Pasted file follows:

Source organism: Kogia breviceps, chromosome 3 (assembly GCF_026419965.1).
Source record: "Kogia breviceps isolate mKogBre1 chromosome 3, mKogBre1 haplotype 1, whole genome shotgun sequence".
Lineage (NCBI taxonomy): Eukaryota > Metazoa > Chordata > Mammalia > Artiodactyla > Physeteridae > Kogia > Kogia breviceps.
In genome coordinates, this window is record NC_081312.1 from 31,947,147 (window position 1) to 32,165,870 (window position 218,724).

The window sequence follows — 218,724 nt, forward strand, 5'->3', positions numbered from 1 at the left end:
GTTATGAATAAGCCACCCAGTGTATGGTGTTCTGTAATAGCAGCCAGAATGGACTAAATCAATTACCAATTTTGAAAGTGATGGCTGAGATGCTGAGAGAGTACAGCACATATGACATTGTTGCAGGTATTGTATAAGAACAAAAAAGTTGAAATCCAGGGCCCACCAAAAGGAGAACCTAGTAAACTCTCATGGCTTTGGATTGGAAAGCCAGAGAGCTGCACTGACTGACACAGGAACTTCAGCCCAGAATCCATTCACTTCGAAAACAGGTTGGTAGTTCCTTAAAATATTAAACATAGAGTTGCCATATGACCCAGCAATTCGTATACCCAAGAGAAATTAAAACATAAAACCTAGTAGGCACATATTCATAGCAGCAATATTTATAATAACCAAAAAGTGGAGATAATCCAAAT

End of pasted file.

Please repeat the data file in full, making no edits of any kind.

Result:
Source organism: Kogia breviceps, chromosome 3 (assembly GCF_026419965.1).
Source record: "Kogia breviceps isolate mKogBre1 chromosome 3, mKogBre1 haplotype 1, whole genome shotgun sequence".
Lineage (NCBI taxonomy): Eukaryota > Metazoa > Chordata > Mammalia > Artiodactyla > Physeteridae > Kogia > Kogia breviceps.
In genome coordinates, this window is record NC_081312.1 from 31,947,147 (window position 1) to 32,165,870 (window position 218,724).

The window sequence follows — 218,724 nt, forward strand, 5'->3', positions numbered from 1 at the left end:
GTTATGAATAAGCCACCCAGTGTATGGTGTTCTGTAATAGCAGCCAGAATGGACTAAATCAATTACCAATTTTGAAAGTGATGGCTGAGATGCTGAGAGAGTACAGCACATATGACATTGTTGCAGGTATTGTATAAGAACAAAAAAGTTGAAATCCAGGGCCCACCAAAAGGAGAACCTAGTAAACTCTCATGGCTTTGGATTGGAAAGCCAGAGAGCTGCACTGACTGACACAGGAACTTCAGCCCAGAATCCATTCACTTCGAAAACAGGTTGGTAGTTCCTTAAAATATTAAACATAGAGTTGCCATATGACCCAGCAATTCGTATACCCAAGAGAAATTAAAACATAAAACCTAGTAGGCACATATTCATAGCAGCAATATTTATAATAACCAAAAAGTGGAGATAATCCAAAT